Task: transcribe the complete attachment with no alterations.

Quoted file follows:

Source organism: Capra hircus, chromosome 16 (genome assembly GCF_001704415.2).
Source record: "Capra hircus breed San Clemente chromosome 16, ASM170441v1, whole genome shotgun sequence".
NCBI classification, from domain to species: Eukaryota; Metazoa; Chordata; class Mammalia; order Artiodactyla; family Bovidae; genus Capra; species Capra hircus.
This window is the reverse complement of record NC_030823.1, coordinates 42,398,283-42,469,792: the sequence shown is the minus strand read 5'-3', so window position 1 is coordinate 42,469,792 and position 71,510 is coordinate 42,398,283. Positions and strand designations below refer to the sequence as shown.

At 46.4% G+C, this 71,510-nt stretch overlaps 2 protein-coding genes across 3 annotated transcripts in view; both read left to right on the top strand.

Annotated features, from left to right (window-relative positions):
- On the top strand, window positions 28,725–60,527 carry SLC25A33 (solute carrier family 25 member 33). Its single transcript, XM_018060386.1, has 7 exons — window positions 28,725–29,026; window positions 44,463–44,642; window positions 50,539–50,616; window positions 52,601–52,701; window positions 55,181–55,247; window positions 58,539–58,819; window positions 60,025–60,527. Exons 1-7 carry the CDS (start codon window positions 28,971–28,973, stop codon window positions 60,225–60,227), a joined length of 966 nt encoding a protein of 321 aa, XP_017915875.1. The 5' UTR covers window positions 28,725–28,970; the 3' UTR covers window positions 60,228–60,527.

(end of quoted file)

Source organism: Capra hircus, chromosome 16 (genome assembly GCF_001704415.2).
Source record: "Capra hircus breed San Clemente chromosome 16, ASM170441v1, whole genome shotgun sequence".
NCBI classification, from domain to species: Eukaryota; Metazoa; Chordata; class Mammalia; order Artiodactyla; family Bovidae; genus Capra; species Capra hircus.
This window is the reverse complement of record NC_030823.1, coordinates 42,398,283-42,469,792: the sequence shown is the minus strand read 5'-3', so window position 1 is coordinate 42,469,792 and position 71,510 is coordinate 42,398,283. Positions and strand designations below refer to the sequence as shown.

At 46.4% G+C, this 71,510-nt stretch overlaps 2 protein-coding genes across 3 annotated transcripts in view; both read left to right on the top strand.

Annotated features, from left to right (window-relative positions):
- On the top strand, window positions 28,725–60,527 carry SLC25A33 (solute carrier family 25 member 33). Its single transcript, XM_018060386.1, has 7 exons — window positions 28,725–29,026; window positions 44,463–44,642; window positions 50,539–50,616; window positions 52,601–52,701; window positions 55,181–55,247; window positions 58,539–58,819; window positions 60,025–60,527. Exons 1-7 carry the CDS (start codon window positions 28,971–28,973, stop codon window positions 60,225–60,227), a joined length of 966 nt encoding a protein of 321 aa, XP_017915875.1. The 5' UTR covers window positions 28,725–28,970; the 3' UTR covers window positions 60,228–60,527.